Drugs: The ‘root cause’ of homelessness?

Policing skid row remains one of the most controversial topics in Los Angeles, with the White House’s homeless czar joining with the American Civil Liberties Union in arguing that L.A. can’t arrest its way out of the homelessness problem, while beleaguered law enforcement looks for ever-more creative measures to bar former criminals from even showing up in the area.

To argue the enforcement side of the coin, several members of the City Attorney’s office, Chief Deputy City Attorney Rich Llewellyn and Deputy City Attorney Jose Egurbide, came by the editorial board last week to discuss the lawlessness that had been going hand-in-hand with homelessness until they started cracking down last year. Some highlights:

Rich Llewellyn: We just wanted to sort of give you a sense of what we’ve been doing on skid row, and kind of where we see that going, and hopefully to keep y’all engaged because we think this is an opportunity for our local institutions to kind of stay engaged, because we think there are certain opportunities the next few years there. [...]

Just [to] let you know what the City Attorney’s office is doing on skid row, because, um, I think what has gotten most of the coverage, almost exclusive coverage in the press, has been the plight of the homeless in the skid row area in central City. And we just want to let you know that the Safer Cities Initiative is a much broader and more comprehensive initiative that addressed -- that really was intended to, and continues to look at -- the entire community, and the situation of the skid row community, and all the different elements of the population there and all the different problems. [...]

We just think it’s important to understand the full extent of the problems that existed there, because I think a lot of that has been sort of under the radar by everybody, and we being down there on the streets, have really gotten a feel for it. [...] We put together a team of I think terrific prosecutors working very closely with LAPD and a whole variety of partners that really span the spectrum, from LAPD and the sheriff’s and district attorney’s office, to public counsel, ACLU, even LACAN -- I think we’re about the only ones on the city side that work with them in connection with the so-called 28-day shuffle.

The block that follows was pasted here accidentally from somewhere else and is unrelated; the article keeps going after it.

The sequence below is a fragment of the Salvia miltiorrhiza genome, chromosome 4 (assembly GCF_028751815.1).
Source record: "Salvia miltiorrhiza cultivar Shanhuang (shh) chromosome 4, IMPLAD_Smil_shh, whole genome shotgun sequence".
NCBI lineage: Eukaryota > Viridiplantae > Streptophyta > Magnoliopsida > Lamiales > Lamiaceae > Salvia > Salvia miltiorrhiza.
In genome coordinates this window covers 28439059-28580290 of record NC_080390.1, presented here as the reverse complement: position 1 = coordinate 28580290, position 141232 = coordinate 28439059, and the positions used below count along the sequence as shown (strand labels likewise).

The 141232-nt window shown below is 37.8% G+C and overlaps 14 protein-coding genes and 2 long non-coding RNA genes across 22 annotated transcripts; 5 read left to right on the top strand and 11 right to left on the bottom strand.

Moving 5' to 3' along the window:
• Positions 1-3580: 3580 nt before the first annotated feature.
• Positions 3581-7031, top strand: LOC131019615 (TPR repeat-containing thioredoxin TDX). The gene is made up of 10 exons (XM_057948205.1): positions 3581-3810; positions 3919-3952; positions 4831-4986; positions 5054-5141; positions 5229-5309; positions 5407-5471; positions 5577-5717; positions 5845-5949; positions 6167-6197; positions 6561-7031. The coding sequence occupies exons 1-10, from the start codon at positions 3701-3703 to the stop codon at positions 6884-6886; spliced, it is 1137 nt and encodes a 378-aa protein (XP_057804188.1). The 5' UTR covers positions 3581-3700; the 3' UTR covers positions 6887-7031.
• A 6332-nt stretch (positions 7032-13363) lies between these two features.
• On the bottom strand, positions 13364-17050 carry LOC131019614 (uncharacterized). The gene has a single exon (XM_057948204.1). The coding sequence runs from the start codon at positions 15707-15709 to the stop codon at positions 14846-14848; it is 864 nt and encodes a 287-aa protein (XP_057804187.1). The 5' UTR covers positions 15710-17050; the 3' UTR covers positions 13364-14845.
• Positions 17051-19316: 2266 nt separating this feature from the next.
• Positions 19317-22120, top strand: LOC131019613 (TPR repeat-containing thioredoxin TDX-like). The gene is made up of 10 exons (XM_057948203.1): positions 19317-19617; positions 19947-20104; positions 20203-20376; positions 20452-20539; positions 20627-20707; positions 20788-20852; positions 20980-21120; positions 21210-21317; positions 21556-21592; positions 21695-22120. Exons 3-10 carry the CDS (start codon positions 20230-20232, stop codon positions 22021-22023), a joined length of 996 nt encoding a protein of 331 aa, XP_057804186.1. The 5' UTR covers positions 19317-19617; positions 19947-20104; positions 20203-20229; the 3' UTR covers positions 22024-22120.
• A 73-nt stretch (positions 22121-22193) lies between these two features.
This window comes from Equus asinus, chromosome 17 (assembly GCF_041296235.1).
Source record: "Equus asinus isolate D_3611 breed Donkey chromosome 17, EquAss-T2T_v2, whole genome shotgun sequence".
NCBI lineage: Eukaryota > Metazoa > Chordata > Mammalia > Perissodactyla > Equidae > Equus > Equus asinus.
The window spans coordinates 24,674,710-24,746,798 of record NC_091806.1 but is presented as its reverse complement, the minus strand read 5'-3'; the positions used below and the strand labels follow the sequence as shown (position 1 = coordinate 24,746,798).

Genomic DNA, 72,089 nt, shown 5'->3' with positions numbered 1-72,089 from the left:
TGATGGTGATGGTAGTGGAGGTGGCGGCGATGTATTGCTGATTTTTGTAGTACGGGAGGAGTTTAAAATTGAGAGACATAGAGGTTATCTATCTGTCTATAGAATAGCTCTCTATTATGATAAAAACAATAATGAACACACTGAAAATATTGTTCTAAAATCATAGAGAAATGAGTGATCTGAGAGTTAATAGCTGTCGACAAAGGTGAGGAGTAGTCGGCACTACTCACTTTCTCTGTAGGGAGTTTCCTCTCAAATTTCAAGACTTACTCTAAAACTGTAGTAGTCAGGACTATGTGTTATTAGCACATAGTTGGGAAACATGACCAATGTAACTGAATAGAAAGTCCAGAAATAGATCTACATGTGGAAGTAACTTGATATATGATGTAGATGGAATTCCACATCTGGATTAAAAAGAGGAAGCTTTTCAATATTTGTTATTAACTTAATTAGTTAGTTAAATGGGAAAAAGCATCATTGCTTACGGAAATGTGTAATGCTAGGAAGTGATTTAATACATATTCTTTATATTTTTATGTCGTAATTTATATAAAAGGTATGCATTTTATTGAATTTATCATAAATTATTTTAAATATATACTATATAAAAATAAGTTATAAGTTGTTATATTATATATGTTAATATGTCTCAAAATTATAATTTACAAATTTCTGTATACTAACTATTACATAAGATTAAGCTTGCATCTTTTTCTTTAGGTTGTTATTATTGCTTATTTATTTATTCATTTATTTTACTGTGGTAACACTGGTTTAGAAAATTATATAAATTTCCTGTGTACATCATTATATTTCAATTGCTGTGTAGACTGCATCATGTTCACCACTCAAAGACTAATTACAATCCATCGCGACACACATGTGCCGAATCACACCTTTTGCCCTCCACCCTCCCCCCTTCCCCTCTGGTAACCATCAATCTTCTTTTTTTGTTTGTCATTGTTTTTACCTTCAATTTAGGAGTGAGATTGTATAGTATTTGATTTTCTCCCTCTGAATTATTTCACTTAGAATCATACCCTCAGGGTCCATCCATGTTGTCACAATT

So let me give you a few items that we brought down that you might find interesting. First is, I don’t know if you guys have seen this -- I actually spotted it just the night before last -- looks like 18 th Street, which you guys are well aware of, major gang, tagged St. Vibiana’s, so here’s some photos that we took. I think that’s just indicative of the fact that there are some serious criminal problems that remain in that area. [...]

And the last thing is, because there’s one issue that’s sort of come up quite a bit, with Professor Blasi’s report and some of the editorials, is the buy-bust efforts of LAPD, their narcotics unit. This is a nuisance abatement action that we filed -- we call it a narco abatement action -- against two locations on skid row, filed probably about a year ago or so. But the only good thing -- the thing I think is most useful about it is, it sort of goes through and shows how these buy-bust operations work, and so there’s just no misunderstanding that the way they target location--

Tim Cavanaugh: Sorry, let me just get the phrasing: buy-bust?

Llewellyn: Buy-bust, which is essentially a undercover officer negotiating a purchase of a controlled substance down on skid row. It’s usually going to be crack, or crack cocaine, or heroin. And just how it works: they’re not free-roaming sort of just going around the street trying to pick off people. They target locations, particular locations -- it could be a street corner. Now, as we see the change in the way the drug dealers are operating, it’s now more indoors, so it could be in this case a restaurant or a bar, it could be a liquor store. But they target these locations, oftentimes with videotape cameras set up [...] in order to record the transactions, and then they make the busts as part of a comprehensive effort to try to eradicate the drug-dealing problem at that particular location.